Then there was one time I had a patient who had a bout of diarrhea 4 times and I had to clean her and do 2 total beds on her. Her butt, crotch, thighs, and back was totally covered in feces. I almost wanted to take her to the shower room to hose her down. I finally got her cleaned up and one of the *****y aides yelled at me for taking too long on my rounds and that she always leaves patients who are incontinent again for the next round. That's nasty and that's a great way to get pressure sores. I felt bad for the resident. I got the nurse and she gave her pepto and gingerale. :stone
  3. by   FranEMTnurse
    Quote from Kitkat23
    Then there was one time I had a patient who had a bout of diarrhea 4 times and I had to clean her and do 2 total beds on her. Her butt, crotch, thighs, and back was totally covered in feces. I almost wanted to take her to the shower room to hose her down. I finally got her cleaned up and one of the *****y aides yelled at me for taking too long on my rounds and that she always leaves patients who are incontinent again for the next round. That's nasty and that's a great way to get pressure sores. I felt bad for the resident. I got the nurse and she gave her pepto and gingerale. :stone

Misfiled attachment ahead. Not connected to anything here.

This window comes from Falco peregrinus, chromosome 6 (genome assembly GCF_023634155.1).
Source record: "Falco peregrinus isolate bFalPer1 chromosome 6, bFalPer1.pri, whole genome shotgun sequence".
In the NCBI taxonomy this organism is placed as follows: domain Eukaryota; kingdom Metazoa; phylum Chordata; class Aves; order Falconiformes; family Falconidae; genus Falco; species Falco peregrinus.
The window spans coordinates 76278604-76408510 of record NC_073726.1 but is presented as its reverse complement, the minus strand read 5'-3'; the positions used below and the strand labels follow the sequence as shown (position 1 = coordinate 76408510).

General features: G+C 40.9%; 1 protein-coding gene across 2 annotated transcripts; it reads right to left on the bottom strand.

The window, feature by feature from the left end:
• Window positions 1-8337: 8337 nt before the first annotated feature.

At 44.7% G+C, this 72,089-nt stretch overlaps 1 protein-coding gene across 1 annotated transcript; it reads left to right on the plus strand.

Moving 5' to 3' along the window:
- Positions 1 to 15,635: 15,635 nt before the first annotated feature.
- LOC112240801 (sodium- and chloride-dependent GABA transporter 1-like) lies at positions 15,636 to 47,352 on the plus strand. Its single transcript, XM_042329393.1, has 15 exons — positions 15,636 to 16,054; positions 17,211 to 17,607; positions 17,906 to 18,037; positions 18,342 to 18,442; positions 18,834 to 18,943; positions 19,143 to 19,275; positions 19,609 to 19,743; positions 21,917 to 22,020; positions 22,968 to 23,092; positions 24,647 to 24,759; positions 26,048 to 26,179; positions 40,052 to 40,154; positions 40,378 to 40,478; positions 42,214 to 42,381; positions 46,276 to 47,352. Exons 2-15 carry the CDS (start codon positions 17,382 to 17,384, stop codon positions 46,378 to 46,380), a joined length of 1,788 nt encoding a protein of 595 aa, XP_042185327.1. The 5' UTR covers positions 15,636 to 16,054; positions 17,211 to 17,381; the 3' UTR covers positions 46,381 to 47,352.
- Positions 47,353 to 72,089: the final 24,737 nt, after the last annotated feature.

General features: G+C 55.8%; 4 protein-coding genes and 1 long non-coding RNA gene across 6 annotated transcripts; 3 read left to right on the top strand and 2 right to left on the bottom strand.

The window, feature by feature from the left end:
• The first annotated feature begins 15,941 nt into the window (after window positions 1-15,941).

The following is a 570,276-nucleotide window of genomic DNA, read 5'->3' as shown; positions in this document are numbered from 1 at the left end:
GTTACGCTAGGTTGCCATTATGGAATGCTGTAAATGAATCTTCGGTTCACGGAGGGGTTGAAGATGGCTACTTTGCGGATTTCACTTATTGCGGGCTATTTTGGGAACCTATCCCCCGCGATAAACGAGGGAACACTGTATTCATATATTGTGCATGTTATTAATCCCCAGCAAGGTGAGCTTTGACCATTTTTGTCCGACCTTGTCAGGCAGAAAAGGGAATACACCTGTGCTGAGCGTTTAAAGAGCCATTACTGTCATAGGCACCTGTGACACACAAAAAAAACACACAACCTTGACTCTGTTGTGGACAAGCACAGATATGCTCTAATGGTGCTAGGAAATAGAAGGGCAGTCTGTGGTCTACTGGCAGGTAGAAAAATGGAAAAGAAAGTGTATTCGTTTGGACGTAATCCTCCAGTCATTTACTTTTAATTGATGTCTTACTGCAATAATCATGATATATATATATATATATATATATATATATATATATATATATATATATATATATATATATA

i had one like that when I was in nursing school. She messed her diaper every hour, so we finally tested her for c-diff. It came up positive.
  4. by   TweetiePieRN
    About a month ago, a patient was admitted to our floor from ER. She was in her late 80s and was a comfort care pt (palliative care). She reeked of horrendous BM as she was wheeled by the nursing station. She literally died about 5 minutes after being gurneyed into her room and transferred into bed. The CNA's were in her room trying to clean her up, so her family could see her before she was transported to the morgue.